The idea here is that a borrower with a 3% loan and a 10% loan really wants to knock out the 10% loan as soon as possible. The more you have to spend on the 3% loan, the more the 10% loan can beat you up.
Getting lower payments on federal student loans is fairly easy. The Department of Education’s Student Loan Repayment Estimator will show borrowers what their monthly payments will be on the various federal repayment plans. The borrower’s student loan servicer should provide instructions for enrollment in the desired repayment plan.
Lowering monthly payments on private student loans can be a bit more tricky. Private lenders tend to be far less flexible on repayment choices. Often the best way to get lower monthly payments is to call the lender and ask for some alternatives.
Once the lowest interest rates possible have been secured, and the lowest possible monthly payments are selected…
Step #4: Attack One Loan at a Time
This is where the aggressive repayment starts to pay off.
Many borrowers have a wide range of student loan interest rates. Some are quite reasonable. Others look more like credit card interest rates.
The more a borrower spends on interest, the more the lender profits and the longer it takes to pay off the debt. By attacking the student loan with the highest interest rate, a borrower is able to reduce total spending on their student debt. Paying down student loans in this manner can save thousands — we’ve done the math.
Once the highest interest rate student loan has been paid off in full, the next loan can be attacked. This process gets repeated until all student loans are paid off in full.
Step #5: Make Payments Quickly
This one might sound silly, but the final step of the process is to make payments as quickly as possible.
Student loans accrue interest on a daily basis. If money is sitting in your bank account, it is earning next to nothing in interest. When that money is used to pay down a student loan, it lowers the student loan balance, and lowers the daily interest that particular student loan generates.
Admittedly, waiting a few days won’t make a huge difference unless you have a massive interest rate or massive balance, but if the goal is to pay off the loans as fast as possible, making payments as soon as possible will help the cause.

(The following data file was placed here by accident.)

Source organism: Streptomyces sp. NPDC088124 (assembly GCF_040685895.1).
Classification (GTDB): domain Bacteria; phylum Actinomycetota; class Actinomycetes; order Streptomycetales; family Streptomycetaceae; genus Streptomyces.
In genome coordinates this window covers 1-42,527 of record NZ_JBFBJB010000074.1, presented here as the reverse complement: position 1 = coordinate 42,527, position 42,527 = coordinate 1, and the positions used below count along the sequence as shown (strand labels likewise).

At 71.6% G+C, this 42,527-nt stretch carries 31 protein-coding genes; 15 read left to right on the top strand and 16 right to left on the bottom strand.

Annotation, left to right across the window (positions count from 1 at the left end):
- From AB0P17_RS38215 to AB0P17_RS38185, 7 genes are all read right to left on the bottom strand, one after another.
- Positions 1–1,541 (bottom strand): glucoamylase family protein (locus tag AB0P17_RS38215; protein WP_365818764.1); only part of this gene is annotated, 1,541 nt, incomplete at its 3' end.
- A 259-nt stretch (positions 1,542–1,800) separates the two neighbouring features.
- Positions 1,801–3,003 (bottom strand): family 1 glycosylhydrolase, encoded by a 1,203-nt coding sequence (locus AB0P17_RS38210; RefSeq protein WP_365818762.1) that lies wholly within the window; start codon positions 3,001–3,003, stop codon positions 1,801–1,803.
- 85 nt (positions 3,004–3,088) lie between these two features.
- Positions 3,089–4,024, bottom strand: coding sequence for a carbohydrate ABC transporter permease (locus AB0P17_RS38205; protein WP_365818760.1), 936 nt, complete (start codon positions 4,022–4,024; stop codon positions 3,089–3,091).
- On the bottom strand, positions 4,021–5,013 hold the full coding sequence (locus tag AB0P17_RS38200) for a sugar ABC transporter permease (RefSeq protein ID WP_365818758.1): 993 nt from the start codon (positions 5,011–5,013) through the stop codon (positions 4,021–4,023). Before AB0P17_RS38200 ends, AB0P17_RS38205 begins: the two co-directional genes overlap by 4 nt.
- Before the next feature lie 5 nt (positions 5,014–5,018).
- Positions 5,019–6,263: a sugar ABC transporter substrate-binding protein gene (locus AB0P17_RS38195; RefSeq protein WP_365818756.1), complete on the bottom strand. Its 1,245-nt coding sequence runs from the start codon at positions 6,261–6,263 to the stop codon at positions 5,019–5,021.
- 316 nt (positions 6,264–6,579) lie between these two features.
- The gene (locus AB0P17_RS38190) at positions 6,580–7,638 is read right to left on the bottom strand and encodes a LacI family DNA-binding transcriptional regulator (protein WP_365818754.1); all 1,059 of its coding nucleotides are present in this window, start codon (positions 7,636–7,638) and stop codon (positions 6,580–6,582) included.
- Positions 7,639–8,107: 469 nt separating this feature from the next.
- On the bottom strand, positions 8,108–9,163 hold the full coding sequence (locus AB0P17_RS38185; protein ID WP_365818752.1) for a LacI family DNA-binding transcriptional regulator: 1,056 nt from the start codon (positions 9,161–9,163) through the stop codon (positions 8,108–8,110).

A Few Warnings
Paying off student loans as fast as humanly possible does come with a few risks.
Borrowers who want to get aggressive about repayment are definitely doing the smart thing, but it is important to remember that there are options besides just paying the minimum or paying it off as quickly as possible.
Some other factors should be considered:
- Student Loan Forgiveness Opportunities – There are about a dozen different ways student loans can be forgiven. Not everyone qualifies and chasing forgiveness can sometimes cost more than just paying off the loan in full. However, it is important to explore these options prior to making a plan. This is especially true for federal borrowers thinking about private refinancing. Once that loan is refinanced, many forgiveness options are permanently erased.
- Borrower Protections like Income-Driven Repayment – Similar to the federal forgiveness programs, private consolidation of federal loans means that there are no more income-driven repayment plans to enjoy. Most borrowers in aggressive repayment don’t require this assistance, but it is a nice protection to have in the event of a job loss.
- Opportunity Cost – Dedicating a large portion of your budget to paying off student loans can be a very responsible decision. However, it is important to think about the financial impacts of that decision. Aggressive repayment can make it harder to save up a deposit for a house. It can also make maximizing retirement savings a challenge. A more nuanced plan might take into account all financial goals rather than just focusing on student loan elimination.
A Final Tip
Stick to it!
Skipping a trip to Starbucks or paying an extra $20 on your next payment will not make student debt disappear overnight.
The key to success is sticking to the plan long-term. Even quick repayment of student loans is a marathon. Don’t make the mistake of stretching yourself to thing for a few months and then giving up.